Here's a little story.
Like loads of people I have iTunes on my computer. Last time I switched it on - I'm not that big a user – a little box popped up offering me something called iTunes Genius. Basically it's a little app which looks at your music, looks at which other tracks have been downloaded from the ITunes store by people who also have the same tracks as you, and then makes suggestions for playlists on that basis.
It's like an automatic version of those compilation tapes you used to make as a teenager. If I click on any song in my iTunes collection it selects another 24 songs from my collection to put together with the one I clicked on. So far, so nerdish. The key thing to remember is that its criteria for knocking these playlists together is the overlapping tastes of millions of other people, I presume disproportionately American.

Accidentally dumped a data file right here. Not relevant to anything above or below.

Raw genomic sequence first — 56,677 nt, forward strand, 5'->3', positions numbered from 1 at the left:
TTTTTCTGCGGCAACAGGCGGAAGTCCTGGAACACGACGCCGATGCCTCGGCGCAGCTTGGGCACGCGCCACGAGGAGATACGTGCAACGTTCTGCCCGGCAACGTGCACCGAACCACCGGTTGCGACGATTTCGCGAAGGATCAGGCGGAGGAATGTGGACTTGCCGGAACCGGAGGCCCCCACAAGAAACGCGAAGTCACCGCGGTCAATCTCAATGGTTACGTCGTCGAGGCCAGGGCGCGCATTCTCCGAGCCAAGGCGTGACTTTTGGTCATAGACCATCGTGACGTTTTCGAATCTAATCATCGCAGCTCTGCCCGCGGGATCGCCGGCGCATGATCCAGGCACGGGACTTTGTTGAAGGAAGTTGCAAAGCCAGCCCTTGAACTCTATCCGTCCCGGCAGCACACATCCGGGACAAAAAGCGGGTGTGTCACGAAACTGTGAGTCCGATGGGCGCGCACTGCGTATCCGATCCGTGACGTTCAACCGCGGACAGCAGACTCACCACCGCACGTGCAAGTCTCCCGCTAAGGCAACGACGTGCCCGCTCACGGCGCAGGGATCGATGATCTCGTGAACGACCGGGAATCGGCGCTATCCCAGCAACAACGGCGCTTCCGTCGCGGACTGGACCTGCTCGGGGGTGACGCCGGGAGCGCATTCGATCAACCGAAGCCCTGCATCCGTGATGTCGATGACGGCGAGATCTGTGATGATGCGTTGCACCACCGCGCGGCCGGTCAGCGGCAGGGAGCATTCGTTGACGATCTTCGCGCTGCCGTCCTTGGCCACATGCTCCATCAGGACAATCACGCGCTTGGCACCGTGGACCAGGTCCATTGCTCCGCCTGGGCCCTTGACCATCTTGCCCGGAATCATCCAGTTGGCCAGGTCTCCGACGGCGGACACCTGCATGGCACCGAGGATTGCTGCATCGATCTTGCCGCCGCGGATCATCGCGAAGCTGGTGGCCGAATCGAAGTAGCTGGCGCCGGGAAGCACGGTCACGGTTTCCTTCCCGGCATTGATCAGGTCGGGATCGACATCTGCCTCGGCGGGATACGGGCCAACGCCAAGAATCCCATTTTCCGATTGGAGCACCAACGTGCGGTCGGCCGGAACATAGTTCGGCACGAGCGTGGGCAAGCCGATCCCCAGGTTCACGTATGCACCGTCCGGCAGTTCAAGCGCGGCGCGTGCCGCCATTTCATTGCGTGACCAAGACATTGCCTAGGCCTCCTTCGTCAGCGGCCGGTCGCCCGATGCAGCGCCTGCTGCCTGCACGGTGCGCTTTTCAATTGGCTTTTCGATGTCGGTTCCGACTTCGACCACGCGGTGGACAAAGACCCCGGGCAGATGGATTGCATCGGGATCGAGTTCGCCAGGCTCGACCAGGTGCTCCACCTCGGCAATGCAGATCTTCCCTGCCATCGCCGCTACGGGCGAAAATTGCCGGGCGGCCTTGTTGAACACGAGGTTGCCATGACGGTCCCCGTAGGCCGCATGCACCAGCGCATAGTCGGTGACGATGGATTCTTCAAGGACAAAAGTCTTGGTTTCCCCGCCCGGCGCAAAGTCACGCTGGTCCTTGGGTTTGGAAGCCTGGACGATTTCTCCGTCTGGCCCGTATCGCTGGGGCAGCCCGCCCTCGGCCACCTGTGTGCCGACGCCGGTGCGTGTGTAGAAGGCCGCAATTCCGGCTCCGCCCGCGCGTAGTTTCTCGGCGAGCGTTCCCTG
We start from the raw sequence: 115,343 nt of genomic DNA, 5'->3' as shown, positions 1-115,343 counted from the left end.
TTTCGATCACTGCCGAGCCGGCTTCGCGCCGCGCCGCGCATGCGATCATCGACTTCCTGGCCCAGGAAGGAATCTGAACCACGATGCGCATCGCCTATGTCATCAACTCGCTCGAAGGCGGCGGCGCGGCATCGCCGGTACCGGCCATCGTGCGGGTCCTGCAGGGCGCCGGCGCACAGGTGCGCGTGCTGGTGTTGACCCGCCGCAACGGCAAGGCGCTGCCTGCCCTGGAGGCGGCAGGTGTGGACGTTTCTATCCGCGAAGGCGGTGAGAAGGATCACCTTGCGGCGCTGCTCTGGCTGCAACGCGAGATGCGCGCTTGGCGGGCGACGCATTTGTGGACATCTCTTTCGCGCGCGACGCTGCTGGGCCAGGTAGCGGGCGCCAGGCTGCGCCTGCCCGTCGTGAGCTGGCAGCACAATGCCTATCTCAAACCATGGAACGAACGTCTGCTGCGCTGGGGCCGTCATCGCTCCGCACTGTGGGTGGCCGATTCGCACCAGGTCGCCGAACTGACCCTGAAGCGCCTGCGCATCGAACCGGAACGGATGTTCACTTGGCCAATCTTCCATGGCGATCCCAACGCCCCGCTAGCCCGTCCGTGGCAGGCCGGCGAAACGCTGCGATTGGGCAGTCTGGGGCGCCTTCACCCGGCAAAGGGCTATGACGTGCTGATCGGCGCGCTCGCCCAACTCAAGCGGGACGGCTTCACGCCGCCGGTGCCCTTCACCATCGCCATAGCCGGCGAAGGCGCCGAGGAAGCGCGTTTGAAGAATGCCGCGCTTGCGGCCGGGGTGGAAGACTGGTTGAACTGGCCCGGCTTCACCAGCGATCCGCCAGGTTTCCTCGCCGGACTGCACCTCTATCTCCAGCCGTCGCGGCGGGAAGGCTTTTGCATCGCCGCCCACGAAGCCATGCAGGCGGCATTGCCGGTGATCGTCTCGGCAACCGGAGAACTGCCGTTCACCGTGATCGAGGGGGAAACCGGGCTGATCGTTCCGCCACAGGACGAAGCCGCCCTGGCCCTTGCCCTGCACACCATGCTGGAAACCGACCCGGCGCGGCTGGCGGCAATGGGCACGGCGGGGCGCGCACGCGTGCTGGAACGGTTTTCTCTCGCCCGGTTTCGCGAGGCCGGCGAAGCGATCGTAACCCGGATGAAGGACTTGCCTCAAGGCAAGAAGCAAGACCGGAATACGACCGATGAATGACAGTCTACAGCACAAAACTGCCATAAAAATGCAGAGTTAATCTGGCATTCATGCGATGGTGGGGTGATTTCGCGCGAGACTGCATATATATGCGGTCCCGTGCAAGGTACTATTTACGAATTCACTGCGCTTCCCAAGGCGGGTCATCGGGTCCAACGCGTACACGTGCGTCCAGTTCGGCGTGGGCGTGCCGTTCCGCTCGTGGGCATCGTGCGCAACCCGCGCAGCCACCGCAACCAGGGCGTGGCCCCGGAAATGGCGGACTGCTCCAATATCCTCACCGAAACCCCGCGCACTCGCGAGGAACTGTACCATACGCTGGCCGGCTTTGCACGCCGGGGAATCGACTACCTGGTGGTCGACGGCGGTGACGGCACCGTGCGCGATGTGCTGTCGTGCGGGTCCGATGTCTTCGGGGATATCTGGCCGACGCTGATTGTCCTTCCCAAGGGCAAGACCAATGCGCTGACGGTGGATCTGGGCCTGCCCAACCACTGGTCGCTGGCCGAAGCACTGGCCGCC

So, feeling in a particularly 'young people today don't know they're born' type of mood, I decided to make a Genius playlist of old pop songs to try and wean my 12 year old off of only listening to bloody Green Day. But which song to start with?
First I tried Otis Redding's classic version of (I Can't Get No) Satisfaction. The result was a playlist including 24 other songs, all by black artists. Then I tried it with the Stones version of the same song, which resulted in 24 other songs all by white artists. If this represents the collective music associations of millions I can't help thinking Obama may be elected but he's still got his work cut out. It seems such a striking indication of a cultural apartheid.
Now, it might be that only sad old people like me download this sort of sixties stuff from iTunes and our generation is stuck in a racial time-warp. If a similar experiment had been carried out with a more modern song recorded by both black and white artists the result might have been very different.
Or so I hope.